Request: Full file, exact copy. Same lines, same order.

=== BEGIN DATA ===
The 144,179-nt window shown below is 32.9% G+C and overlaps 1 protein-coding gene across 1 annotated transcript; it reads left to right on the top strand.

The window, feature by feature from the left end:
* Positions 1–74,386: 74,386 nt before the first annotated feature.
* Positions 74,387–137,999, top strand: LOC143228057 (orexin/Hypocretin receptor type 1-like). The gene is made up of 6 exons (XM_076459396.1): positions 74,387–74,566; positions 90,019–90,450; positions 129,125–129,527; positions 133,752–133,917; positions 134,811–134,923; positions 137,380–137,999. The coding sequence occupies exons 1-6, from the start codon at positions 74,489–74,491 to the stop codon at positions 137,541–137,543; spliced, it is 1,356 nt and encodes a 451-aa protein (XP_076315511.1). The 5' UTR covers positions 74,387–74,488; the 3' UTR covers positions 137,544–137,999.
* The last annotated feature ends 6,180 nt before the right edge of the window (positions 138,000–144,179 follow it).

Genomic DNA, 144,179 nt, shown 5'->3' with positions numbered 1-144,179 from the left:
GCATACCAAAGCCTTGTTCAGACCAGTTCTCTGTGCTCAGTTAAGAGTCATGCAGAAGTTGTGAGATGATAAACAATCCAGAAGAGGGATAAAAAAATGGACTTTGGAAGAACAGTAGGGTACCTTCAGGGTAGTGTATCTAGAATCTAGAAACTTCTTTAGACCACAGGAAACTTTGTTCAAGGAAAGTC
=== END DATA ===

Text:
The 144,179-nt window shown below is 32.9% G+C and overlaps 1 protein-coding gene across 1 annotated transcript; it reads left to right on the top strand.

The window, feature by feature from the left end:
* Positions 1–74,386: 74,386 nt before the first annotated feature.
* Positions 74,387–137,999, top strand: LOC143228057 (orexin/Hypocretin receptor type 1-like). The gene is made up of 6 exons (XM_076459396.1): positions 74,387–74,566; positions 90,019–90,450; positions 129,125–129,527; positions 133,752–133,917; positions 134,811–134,923; positions 137,380–137,999. The coding sequence occupies exons 1-6, from the start codon at positions 74,489–74,491 to the stop codon at positions 137,541–137,543; spliced, it is 1,356 nt and encodes a 451-aa protein (XP_076315511.1). The 5' UTR covers positions 74,387–74,488; the 3' UTR covers positions 137,544–137,999.
* The last annotated feature ends 6,180 nt before the right edge of the window (positions 138,000–144,179 follow it).

Genomic DNA, 144,179 nt, shown 5'->3' with positions numbered 1-144,179 from the left:
GCATACCAAAGCCTTGTTCAGACCAGTTCTCTGTGCTCAGTTAAGAGTCATGCAGAAGTTGTGAGATGATAAACAATCCAGAAGAGGGATAAAAAAATGGACTTTGGAAGAACAGTAGGGTACCTTCAGGGTAGTGTATCTAGAATCTAGAAACTTCTTTAGACCACAGGAAACTTTGTTCAAGGAAAGTC